Friday, August 26, 2011

Lost Quaker Journals: #7 -- Richard M. Nixon

From the archives of the Association of Bad Friends. All rights reserved.

Richard Milhous Nixon, born and raised a Quaker in southern California, was the 37th President of the United State. He was a graduate of Whittier College (a Friends school) and the Milhous family (from Indiana before moving to California) had long been Quaker. Jessamyn West, the novelist, was his cousin. Nixon is largely known for the Watergate scandal, during the investigation of which it was revealed that he had a propensity for ... um... "plain speech" -- though not of the variety usually approved of by Friends.

Thursday, August 18, 2011

Free Book!

Contest! be the 20th new follower of our twitter feed and win a free copy of Brent's "Mind the Light"!/WakenYourSenses

Sunday, August 14, 2011

"Snow Trail" -- Second Place

Here's my photograph that took second place in "Non-Professional, Black and White Scenic" at the 2011 Indiana State Fair.

Here's the technical information for those of you who care about such things:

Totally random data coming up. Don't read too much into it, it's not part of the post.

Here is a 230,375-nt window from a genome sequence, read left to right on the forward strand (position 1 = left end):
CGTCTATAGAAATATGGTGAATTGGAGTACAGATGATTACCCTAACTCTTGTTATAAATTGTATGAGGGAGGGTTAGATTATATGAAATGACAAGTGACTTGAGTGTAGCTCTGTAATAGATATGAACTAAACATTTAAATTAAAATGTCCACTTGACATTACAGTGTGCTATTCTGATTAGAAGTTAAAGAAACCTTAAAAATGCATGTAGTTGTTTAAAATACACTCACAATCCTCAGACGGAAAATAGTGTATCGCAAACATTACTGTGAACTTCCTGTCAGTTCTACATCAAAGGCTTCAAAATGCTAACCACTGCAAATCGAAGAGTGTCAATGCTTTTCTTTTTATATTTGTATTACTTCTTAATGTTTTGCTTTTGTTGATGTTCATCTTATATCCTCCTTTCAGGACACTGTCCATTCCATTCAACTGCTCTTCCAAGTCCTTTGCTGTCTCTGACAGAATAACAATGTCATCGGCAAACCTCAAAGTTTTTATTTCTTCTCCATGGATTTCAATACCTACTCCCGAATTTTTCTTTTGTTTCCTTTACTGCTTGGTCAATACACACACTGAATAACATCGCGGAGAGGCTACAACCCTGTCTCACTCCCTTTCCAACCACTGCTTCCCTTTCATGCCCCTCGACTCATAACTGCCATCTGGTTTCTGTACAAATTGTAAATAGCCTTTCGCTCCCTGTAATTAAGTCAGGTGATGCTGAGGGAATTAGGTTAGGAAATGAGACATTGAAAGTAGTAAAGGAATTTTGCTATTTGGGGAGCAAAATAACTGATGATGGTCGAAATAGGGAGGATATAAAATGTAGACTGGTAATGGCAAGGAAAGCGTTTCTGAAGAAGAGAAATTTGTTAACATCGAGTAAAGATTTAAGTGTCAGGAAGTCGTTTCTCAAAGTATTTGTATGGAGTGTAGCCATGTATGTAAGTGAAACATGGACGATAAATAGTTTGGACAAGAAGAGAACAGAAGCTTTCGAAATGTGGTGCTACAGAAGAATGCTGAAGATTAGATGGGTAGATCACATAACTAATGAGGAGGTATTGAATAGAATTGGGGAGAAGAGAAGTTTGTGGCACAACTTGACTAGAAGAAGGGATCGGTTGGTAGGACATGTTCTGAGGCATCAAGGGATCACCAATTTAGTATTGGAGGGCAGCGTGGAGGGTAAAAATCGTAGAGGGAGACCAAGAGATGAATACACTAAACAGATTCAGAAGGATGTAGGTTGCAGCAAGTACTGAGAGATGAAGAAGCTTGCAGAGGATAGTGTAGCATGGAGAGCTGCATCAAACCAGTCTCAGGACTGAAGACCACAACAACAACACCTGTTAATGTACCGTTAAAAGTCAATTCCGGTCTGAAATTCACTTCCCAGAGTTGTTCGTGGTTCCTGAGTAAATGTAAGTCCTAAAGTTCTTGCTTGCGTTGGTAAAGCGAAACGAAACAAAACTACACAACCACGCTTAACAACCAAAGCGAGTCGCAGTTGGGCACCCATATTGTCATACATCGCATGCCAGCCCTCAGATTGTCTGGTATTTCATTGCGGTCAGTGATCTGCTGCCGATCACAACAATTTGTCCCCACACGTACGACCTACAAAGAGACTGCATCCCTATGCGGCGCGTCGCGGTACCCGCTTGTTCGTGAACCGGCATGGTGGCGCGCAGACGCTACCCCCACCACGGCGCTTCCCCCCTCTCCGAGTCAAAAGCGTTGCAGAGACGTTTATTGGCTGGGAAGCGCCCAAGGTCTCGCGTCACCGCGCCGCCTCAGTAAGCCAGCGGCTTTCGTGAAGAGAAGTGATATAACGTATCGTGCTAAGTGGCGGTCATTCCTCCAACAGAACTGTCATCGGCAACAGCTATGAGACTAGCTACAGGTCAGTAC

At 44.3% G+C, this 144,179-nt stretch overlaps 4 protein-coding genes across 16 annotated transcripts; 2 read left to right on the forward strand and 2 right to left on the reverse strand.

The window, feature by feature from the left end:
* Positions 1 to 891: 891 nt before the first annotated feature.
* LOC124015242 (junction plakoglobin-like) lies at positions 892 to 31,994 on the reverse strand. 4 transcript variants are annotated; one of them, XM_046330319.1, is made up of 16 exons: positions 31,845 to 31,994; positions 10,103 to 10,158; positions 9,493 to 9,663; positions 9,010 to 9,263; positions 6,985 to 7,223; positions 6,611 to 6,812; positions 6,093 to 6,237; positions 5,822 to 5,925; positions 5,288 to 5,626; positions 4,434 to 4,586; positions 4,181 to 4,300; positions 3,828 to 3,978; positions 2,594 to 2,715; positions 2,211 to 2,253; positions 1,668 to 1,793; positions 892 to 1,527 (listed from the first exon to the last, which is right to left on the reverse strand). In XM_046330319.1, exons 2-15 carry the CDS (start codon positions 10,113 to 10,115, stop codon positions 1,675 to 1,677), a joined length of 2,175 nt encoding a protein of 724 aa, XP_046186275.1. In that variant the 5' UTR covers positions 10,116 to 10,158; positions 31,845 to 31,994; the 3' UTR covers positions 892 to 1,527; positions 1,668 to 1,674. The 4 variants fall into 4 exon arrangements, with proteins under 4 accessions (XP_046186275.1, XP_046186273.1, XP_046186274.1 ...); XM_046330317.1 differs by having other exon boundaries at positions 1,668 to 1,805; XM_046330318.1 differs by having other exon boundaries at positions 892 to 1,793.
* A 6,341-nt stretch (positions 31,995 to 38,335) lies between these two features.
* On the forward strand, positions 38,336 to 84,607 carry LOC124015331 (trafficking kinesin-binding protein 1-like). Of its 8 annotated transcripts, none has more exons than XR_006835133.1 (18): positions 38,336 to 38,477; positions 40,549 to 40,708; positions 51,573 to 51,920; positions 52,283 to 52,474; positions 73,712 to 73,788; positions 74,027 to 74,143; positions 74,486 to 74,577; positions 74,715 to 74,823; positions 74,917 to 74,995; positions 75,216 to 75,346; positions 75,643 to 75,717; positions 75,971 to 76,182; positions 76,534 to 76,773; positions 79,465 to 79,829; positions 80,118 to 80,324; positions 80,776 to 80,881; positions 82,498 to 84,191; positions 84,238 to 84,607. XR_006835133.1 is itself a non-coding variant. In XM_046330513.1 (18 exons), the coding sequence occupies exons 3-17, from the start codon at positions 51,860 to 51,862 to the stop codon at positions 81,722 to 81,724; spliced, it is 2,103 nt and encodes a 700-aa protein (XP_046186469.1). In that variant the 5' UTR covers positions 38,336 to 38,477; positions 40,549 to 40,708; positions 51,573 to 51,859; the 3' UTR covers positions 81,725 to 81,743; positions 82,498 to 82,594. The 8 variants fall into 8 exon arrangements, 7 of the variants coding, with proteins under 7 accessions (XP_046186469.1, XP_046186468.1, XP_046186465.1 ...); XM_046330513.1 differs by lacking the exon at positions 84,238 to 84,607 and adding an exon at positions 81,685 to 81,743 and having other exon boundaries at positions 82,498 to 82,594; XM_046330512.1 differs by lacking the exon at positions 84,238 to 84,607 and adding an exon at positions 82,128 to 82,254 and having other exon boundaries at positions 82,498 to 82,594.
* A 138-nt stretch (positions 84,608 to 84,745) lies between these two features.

Camera: Nikon D80
Lens: Nikon DX AF-S 18-135 (32mm)
1/200 second; f 7.1; ISO 200
Location: Ploughshares Farm, Mooresville, IN
Processed in Adobe Lightroom and Nik SilverEfex Pro
Printed on my Epson R2880

Saturday, August 13, 2011

The Quaker Whoopee Cushion

New from Bill Stone Enterprises! It's the "Old Quaker Whoopee Cushion," the fun product made with Friends in mind. Slip an "Old Quaker Whoopee Cushion" under the bench pad at Meeting and watch the Friends quake. When a weighty Friend plops his backside down, out comes the sound of silence. Imagine the look on the gathered Meeting's faces!!

The "Old Quaker Whoopee Cushion" is perfect for unprogrammed and programmed Friends alike. It's one size fits all shape works on benches, pews, pulpit furniture, choir chairs, and more.

It comes in grey or gray.

And it's only $19.95 plus postage and handling.

BUT WAIT. Order in the next 20 minutes and we'll throw in another "Old Quaker Whoopee Cushion" at no extra cost. AND THAT'S NOT ALL! The first twenty callers will receive a copy of "Walk Cheerfully: The George Fox Jokebook."

Just call 1-666-QUAKER. Operators are standing by.

Lost Quaker Journals: #6 -- Hannah Whitall Smith

From the archives of the Association of Bad Friends. All rights reserved.